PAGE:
Even the school calendar, daily schedules with start and end times, holidays, and birthday cut-offs may be new. Summer vacations are shorter than in the West, and trips to the homeland may be short. And, don’t forget that kids walk to school on their own starting at age 6 in Japan, which can be a scary prospect for some foreign parents.

7. You are entering a community

For both you and your children, your community will be the parents, students, teachers and administrators of the school. If the school is where you end up making friends, you too may embark on a parallel socialization experience to that of your children, but your children may do this at a different and oftentimes faster rate than you. Likely, if you have chosen to enroll your children into this system and live more locally, you are OK with this. But sometimes, you may need to work a little harder to find a friend who can relate to you on a more familiar level.

8. Home dynamics

Depending on the various members of your household, the workings of each player can tip the balance. For example, while you may speak English to your children (and they to each other), as their Japanese improves, it risks becoming their secret language if you do not understand it. And, as the children get older, the mother-tongue influence diminishes as the children spend less time at home and more at school and after-school activities.

Between parents, if one parent is taking on the brunt of more heavily loaded schooling responsibilities, he or she may grow resentful toward the other. And, lastly, if the school culture is different from that of the home, parents will need to create a balance that works for all members of the household.

9. Know what learning is going on

The Japanese school system is centralized and quite fixed compared to most Western schools, which means that there is a standardized curriculum that you may or may not agree with. The teacher instructs a classroom of around 35 students from the front of the room and there is little individual instruction or debate. School chores, like serving lunch and cleaning the classroom, are the norm, and students are expected to finish their school-prepared meals in elementary school.

Parent involvement at the PTA level is often an unspoken requirement of all mothers for each child for the duration of the academic year. Starting in grade four, many students begin attending juku to prepare for middle-school entrance examinations, which means a majority of their more challenging academic learning is happening outside of the classroom. This can change the classroom dynamic, especially if your child cannot keep up.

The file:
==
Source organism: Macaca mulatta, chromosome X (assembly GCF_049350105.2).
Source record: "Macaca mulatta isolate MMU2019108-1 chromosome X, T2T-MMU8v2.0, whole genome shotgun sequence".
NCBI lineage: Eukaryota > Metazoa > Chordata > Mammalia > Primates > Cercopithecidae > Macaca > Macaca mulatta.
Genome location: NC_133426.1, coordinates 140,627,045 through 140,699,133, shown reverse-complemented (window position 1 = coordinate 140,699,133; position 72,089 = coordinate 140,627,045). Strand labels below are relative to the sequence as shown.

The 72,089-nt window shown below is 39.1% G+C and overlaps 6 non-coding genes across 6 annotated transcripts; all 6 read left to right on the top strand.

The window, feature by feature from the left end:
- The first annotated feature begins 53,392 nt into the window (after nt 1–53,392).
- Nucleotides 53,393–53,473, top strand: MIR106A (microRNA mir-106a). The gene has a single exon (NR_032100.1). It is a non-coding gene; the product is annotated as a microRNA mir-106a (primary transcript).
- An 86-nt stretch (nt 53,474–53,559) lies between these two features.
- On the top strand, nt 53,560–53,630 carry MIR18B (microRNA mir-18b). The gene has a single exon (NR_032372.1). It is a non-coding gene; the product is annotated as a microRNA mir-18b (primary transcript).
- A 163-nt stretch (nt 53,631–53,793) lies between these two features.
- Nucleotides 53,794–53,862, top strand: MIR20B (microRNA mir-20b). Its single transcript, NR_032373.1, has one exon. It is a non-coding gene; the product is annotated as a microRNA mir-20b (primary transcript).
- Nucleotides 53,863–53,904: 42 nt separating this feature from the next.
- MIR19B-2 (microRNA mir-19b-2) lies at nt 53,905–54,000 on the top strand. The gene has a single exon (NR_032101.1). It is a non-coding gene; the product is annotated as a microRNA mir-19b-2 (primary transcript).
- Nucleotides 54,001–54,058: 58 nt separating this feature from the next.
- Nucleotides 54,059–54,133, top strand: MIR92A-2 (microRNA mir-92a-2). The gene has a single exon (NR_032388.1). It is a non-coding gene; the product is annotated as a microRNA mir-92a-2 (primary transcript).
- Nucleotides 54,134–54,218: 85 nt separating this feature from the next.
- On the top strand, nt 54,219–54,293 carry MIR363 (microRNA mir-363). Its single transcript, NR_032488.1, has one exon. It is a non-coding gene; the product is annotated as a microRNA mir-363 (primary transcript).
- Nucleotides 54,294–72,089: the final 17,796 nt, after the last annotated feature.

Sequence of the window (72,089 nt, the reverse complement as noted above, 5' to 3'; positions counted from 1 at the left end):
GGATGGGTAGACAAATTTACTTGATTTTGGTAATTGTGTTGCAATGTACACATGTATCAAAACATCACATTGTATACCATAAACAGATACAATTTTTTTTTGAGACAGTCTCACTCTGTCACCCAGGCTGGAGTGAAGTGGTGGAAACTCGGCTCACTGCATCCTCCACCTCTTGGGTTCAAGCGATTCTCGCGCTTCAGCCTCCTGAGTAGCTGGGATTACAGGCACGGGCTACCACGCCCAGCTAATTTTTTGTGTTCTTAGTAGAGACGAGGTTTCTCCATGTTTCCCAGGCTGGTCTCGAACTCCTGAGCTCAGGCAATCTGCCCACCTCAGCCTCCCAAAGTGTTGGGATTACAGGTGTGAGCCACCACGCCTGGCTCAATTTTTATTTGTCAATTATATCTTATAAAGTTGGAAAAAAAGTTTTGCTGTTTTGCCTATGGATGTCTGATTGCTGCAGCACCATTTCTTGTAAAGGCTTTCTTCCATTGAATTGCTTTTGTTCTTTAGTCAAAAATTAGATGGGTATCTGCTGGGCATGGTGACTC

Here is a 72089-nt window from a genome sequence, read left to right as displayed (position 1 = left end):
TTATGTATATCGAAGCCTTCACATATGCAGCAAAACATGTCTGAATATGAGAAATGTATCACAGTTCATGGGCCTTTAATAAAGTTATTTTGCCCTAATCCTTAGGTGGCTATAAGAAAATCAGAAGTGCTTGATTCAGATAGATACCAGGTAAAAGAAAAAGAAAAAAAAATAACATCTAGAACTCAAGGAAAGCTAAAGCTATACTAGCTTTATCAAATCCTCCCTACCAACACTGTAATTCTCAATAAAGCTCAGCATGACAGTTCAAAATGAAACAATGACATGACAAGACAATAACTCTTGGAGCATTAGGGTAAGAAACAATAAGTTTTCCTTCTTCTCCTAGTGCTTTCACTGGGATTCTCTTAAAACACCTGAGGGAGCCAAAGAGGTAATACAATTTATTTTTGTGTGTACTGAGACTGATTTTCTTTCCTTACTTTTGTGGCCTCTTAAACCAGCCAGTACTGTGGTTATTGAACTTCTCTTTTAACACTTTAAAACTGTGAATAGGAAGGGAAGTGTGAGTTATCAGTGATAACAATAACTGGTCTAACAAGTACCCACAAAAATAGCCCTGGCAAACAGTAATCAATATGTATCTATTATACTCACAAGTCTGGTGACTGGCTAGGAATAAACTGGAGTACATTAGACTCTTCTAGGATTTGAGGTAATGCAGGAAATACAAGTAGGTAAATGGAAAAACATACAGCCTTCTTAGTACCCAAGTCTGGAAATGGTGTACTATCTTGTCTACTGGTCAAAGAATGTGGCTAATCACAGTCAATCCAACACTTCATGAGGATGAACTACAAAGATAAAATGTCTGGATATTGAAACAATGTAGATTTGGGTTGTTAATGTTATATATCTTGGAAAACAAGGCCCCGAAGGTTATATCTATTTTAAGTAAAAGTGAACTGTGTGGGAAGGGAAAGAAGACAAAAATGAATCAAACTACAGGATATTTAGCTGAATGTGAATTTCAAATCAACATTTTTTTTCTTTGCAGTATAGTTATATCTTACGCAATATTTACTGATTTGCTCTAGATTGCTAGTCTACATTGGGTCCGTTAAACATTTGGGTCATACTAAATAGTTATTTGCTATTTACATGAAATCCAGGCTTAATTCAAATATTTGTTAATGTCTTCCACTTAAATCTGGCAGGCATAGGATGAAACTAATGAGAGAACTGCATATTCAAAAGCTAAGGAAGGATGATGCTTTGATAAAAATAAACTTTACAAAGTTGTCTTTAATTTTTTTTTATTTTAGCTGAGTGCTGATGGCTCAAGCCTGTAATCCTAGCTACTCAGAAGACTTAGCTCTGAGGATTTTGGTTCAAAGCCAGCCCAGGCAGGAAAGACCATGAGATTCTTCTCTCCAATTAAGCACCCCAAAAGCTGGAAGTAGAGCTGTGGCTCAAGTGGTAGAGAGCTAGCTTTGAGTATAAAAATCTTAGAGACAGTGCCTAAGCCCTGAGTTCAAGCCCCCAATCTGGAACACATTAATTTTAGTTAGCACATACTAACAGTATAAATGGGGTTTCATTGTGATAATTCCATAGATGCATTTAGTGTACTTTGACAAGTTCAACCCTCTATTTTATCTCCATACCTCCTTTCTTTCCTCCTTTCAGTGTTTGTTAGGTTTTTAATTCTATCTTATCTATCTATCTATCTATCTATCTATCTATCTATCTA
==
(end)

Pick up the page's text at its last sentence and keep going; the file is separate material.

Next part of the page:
10. The need to supplement

If you would like your child to attend a university in an English-speaking country as a native speaker one day, how are you keeping up with their English? In the U.S. system, typically, reading and writing with more critical thinking become more intense starting in upper elementary school, so speaking it in the home is not enough. At the same time, to keep up with Japanese peers who speak Japanese at home, along with the tutor, are your child’s extra-curricular activities in Japanese? But keep in mind that written and spoken Japanese are very different in their word choices.


Ultimately, the most intimidating thing for parents is that you can’t go back. Though hotly debated and researched among numerous scholars, it is generally accepted that it gets increasingly difficult to reach native-level language fluency as we age. And though there is not a set cut-off date, there has been research indicating that the window for your child to speak with a native accent begins to close at 6 and has closed completely by the onset of puberty. That said, factors like time commitment and motivation may overcome such challenges.

As with language acquisition, a child’s cultural values are also established and reinforced in their formative years. Just like you may never be able to speak like a native if you learn the language past age 10, for example, you may also never be able to create a fully Western child with Western ideals if they have been in the local system until a similar age — unless the parents are aware of this dynamic and work to counterbalance it.

Like the truism that there is no manual for your child, there is also no set of instructions on how to best support your foreign child in the local school system, but I hope this list helps. What’s more, every family is different. With those known unknowns in mind, the best advice may be to make a day-by-day assessment and rejigger accordingly.

Teru Clavel is an education consultant, researcher and writer. She is the mother of three children who have attended local schools in the U.S., Hong Kong, China and Japan. Learning Curve covers issues related to education in Japan. Your comments and story ideas: community@japantimes.co.jp